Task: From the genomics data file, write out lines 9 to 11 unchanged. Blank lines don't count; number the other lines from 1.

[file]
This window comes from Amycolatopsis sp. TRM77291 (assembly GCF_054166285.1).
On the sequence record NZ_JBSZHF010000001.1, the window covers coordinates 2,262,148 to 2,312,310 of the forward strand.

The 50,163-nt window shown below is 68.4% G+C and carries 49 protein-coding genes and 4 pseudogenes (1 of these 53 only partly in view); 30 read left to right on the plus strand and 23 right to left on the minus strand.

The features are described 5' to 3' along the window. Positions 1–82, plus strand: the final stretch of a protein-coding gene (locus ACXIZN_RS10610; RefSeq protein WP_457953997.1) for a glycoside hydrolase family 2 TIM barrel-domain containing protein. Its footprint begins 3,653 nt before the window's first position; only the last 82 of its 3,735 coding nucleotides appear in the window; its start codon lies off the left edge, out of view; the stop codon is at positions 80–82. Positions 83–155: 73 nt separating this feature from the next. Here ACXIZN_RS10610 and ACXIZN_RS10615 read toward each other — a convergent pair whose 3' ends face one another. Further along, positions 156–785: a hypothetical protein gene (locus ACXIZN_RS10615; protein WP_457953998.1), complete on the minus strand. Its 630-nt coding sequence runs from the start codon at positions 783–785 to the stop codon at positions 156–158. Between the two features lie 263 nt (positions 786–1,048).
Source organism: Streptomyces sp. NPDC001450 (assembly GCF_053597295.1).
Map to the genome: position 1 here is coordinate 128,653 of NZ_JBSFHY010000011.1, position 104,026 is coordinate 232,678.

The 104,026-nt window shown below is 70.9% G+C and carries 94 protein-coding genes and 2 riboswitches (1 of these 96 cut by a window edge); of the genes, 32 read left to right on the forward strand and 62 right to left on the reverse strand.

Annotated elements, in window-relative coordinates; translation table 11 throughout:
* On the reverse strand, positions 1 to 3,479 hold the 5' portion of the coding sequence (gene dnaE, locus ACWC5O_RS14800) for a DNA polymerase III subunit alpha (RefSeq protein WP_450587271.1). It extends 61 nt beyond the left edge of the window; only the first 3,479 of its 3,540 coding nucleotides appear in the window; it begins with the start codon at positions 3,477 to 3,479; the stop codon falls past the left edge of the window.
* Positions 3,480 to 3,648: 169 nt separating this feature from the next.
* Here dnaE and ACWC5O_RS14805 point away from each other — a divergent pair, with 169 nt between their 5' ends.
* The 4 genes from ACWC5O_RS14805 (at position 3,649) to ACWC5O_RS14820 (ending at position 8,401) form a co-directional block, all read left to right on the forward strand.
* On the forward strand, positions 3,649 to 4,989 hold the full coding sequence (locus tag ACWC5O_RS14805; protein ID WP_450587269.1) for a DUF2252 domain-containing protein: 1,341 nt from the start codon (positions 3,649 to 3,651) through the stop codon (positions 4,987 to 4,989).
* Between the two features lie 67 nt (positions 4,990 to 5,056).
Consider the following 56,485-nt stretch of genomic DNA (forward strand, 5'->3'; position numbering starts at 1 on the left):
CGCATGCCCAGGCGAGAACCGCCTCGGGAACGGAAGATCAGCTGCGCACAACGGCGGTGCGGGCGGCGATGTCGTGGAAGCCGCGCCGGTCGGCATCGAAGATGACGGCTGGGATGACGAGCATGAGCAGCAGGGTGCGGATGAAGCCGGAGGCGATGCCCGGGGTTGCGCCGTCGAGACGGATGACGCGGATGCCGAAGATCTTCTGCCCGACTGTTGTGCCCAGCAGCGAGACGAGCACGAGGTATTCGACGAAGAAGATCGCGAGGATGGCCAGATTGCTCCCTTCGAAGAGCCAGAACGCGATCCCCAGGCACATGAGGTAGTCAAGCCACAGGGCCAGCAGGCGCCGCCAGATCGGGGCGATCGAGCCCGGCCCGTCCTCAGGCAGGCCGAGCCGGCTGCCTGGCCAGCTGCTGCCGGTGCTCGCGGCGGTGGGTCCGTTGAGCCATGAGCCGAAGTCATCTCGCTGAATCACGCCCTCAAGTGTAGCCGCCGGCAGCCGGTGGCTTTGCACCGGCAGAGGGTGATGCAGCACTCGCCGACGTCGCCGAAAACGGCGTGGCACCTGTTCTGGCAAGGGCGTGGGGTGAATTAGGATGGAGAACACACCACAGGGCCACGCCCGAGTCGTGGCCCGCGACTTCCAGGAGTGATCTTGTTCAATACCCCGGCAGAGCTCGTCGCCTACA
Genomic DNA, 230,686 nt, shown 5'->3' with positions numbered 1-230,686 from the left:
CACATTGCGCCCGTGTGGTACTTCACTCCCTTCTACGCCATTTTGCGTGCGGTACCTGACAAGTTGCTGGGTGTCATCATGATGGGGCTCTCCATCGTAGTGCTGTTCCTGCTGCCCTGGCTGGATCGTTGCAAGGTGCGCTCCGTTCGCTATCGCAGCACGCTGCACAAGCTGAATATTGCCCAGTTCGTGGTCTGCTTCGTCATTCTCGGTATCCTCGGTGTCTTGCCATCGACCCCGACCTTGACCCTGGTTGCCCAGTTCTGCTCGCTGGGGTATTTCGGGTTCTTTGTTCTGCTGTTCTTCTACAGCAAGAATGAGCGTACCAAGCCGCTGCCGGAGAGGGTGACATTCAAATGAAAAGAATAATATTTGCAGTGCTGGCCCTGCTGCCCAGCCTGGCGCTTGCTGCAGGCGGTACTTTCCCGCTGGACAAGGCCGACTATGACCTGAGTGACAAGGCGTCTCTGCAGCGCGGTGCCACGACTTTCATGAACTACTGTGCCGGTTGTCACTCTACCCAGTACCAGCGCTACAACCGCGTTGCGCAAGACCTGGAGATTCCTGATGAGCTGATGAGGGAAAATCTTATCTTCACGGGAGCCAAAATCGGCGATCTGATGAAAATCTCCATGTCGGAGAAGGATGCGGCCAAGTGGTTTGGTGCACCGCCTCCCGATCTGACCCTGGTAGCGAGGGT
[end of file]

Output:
* On the reverse strand, positions 1 to 3,479 hold the 5' portion of the coding sequence (gene dnaE, locus ACWC5O_RS14800) for a DNA polymerase III subunit alpha (RefSeq protein WP_450587271.1). It extends 61 nt beyond the left edge of the window; only the first 3,479 of its 3,540 coding nucleotides appear in the window; it begins with the start codon at positions 3,477 to 3,479; the stop codon falls past the left edge of the window.
* Positions 3,480 to 3,648: 169 nt separating this feature from the next.
* Here dnaE and ACWC5O_RS14805 point away from each other — a divergent pair, with 169 nt between their 5' ends.